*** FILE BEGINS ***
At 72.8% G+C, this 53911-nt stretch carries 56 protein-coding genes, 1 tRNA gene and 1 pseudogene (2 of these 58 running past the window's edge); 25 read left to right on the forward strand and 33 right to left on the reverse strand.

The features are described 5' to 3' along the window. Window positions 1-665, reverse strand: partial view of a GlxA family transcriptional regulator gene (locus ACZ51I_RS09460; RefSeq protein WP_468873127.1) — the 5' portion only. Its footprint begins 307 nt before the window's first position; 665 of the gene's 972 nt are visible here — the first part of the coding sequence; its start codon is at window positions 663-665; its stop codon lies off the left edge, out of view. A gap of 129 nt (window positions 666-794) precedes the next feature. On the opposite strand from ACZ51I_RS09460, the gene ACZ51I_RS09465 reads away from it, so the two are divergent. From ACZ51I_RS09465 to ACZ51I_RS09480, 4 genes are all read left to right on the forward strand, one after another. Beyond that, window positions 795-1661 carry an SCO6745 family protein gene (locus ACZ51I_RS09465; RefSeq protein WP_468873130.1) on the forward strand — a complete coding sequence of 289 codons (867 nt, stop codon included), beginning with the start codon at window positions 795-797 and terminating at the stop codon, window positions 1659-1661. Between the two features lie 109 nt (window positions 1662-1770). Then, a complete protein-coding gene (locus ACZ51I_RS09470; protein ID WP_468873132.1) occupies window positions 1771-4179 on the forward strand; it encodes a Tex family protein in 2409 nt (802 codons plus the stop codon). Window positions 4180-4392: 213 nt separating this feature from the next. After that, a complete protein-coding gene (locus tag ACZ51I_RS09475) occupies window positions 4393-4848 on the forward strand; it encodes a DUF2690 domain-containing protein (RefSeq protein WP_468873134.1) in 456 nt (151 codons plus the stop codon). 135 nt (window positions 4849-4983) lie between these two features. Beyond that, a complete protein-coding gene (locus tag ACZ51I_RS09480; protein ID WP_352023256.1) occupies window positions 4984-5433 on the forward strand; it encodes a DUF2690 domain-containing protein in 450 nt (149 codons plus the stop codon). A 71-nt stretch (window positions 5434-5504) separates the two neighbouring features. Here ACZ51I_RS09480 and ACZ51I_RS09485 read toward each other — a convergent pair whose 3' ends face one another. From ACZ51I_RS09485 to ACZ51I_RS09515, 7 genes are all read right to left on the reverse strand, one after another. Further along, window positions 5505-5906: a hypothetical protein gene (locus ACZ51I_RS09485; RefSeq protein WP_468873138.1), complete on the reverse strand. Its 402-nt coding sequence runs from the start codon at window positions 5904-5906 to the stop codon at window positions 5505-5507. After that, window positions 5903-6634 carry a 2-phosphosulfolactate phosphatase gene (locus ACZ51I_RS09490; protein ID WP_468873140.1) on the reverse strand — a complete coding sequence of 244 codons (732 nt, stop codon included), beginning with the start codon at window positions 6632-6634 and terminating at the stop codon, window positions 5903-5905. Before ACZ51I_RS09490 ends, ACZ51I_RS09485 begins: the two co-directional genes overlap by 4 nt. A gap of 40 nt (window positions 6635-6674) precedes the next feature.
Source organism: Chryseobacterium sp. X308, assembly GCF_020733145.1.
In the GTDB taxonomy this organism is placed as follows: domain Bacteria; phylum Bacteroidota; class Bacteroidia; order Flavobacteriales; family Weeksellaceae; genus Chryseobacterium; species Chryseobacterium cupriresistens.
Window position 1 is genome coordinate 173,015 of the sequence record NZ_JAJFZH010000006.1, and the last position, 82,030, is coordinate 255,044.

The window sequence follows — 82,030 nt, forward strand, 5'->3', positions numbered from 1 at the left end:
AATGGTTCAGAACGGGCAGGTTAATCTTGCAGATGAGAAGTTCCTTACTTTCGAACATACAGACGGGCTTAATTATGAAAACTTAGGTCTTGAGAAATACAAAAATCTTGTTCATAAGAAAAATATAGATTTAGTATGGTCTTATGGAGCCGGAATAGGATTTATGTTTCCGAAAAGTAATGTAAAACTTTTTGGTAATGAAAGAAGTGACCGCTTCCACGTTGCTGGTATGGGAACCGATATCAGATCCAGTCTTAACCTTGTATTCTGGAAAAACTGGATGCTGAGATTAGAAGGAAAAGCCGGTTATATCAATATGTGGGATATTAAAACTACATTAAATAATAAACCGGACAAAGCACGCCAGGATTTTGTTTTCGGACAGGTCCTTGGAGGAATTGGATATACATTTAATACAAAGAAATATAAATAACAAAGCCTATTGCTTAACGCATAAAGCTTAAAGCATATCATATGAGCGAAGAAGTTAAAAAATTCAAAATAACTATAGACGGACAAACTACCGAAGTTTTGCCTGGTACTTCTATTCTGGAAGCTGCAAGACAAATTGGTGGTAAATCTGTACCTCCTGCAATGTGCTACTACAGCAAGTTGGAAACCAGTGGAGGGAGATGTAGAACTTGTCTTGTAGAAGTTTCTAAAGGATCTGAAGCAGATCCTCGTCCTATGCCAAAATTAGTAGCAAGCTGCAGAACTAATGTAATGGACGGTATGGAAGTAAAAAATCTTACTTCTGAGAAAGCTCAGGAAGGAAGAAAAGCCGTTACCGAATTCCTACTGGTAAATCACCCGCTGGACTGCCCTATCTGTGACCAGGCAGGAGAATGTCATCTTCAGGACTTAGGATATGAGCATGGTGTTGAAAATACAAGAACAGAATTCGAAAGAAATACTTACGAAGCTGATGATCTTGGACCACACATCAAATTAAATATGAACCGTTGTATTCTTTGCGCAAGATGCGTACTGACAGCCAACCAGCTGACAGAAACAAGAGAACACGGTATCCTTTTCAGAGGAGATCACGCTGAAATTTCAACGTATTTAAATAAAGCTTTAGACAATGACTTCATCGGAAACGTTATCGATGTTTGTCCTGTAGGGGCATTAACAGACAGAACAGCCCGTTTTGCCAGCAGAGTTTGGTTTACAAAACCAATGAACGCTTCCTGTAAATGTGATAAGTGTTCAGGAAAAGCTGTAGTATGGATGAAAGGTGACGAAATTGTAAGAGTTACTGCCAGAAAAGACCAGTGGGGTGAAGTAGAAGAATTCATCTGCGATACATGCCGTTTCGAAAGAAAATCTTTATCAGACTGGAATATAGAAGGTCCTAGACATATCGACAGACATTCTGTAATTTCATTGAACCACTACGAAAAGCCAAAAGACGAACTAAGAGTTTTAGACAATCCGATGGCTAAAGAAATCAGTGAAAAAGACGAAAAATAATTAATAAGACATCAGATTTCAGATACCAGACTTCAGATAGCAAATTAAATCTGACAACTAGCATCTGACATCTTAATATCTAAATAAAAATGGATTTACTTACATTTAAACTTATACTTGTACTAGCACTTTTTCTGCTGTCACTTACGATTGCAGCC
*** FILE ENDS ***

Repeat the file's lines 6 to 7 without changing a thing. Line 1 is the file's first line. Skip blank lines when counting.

The window sequence follows — 82,030 nt, forward strand, 5'->3', positions numbered from 1 at the left end:
AATGGTTCAGAACGGGCAGGTTAATCTTGCAGATGAGAAGTTCCTTACTTTCGAACATACAGACGGGCTTAATTATGAAAACTTAGGTCTTGAGAAATACAAAAATCTTGTTCATAAGAAAAATATAGATTTAGTATGGTCTTATGGAGCCGGAATAGGATTTATGTTTCCGAAAAGTAATGTAAAACTTTTTGGTAATGAAAGAAGTGACCGCTTCCACGTTGCTGGTATGGGAACCGATATCAGATCCAGTCTTAACCTTGTATTCTGGAAAAACTGGATGCTGAGATTAGAAGGAAAAGCCGGTTATATCAATATGTGGGATATTAAAACTACATTAAATAATAAACCGGACAAAGCACGCCAGGATTTTGTTTTCGGACAGGTCCTTGGAGGAATTGGATATACATTTAATACAAAGAAATATAAATAACAAAGCCTATTGCTTAACGCATAAAGCTTAAAGCATATCATATGAGCGAAGAAGTTAAAAAATTCAAAATAACTATAGACGGACAAACTACCGAAGTTTTGCCTGGTACTTCTATTCTGGAAGCTGCAAGACAAATTGGTGGTAAATCTGTACCTCCTGCAATGTGCTACTACAGCAAGTTGGAAACCAGTGGAGGGAGATGTAGAACTTGTCTTGTAGAAGTTTCTAAAGGATCTGAAGCAGATCCTCGTCCTATGCCAAAATTAGTAGCAAGCTGCAGAACTAATGTAATGGACGGTATGGAAGTAAAAAATCTTACTTCTGAGAAAGCTCAGGAAGGAAGAAAAGCCGTTACCGAATTCCTACTGGTAAATCACCCGCTGGACTGCCCTATCTGTGACCAGGCAGGAGAATGTCATCTTCAGGACTTAGGATATGAGCATGGTGTTGAAAATACAAGAACAGAATTCGAAAGAAATACTTACGAAGCTGATGATCTTGGACCACACATCAAATTAAATATGAACCGTTGTATTCTTTGCGCAAGATGCGTACTGACAGCCAACCAGCTGACAGAAACAAGAGAACACGGTATCCTTTTCAGAGGAGATCACGCTGAAATTTCAACGTATTTAAATAAAGCTTTAGACAATGACTTCATCGGAAACGTTATCGATGTTTGTCCTGTAGGGGCATTAACAGACAGAACAGCCCGTTTTGCCAGCAGAGTTTGGTTTACAAAACCAATGAACGCTTCCTGTAAATGTGATAAGTGTTCAGGAAAAGCTGTAGTATGGATGAAAGGTGACGAAATTGTAAGAGTTACTGCCAGAAAAGACCAGTGGGGTGAAGTAGAAGAATTCATCTGCGATACATGCCGTTTCGAAAGAAAATCTTTATCAGACTGGAATATAGAAGGTCCTAGACATATCGACAGACATTCTGTAATTTCATTGAACCACTACGAAAAGCCAAAAGACGAACTAAGAGTTTTAGACAATCCGATGGCTAAAGAAATCAGTGAAAAAGACGAAAAATAATTAATAAGACATCAGATTTCAGATACCAGACTTCAGATAGCAAATTAAATCTGACAACTAGCATCTGACATCTTAATATCTAAATAAAAATGGATTTACTTACATTTAAACTTATACTTGTACTAGCACTTTTTCTGCTGTCACTTACGATTGCAGCC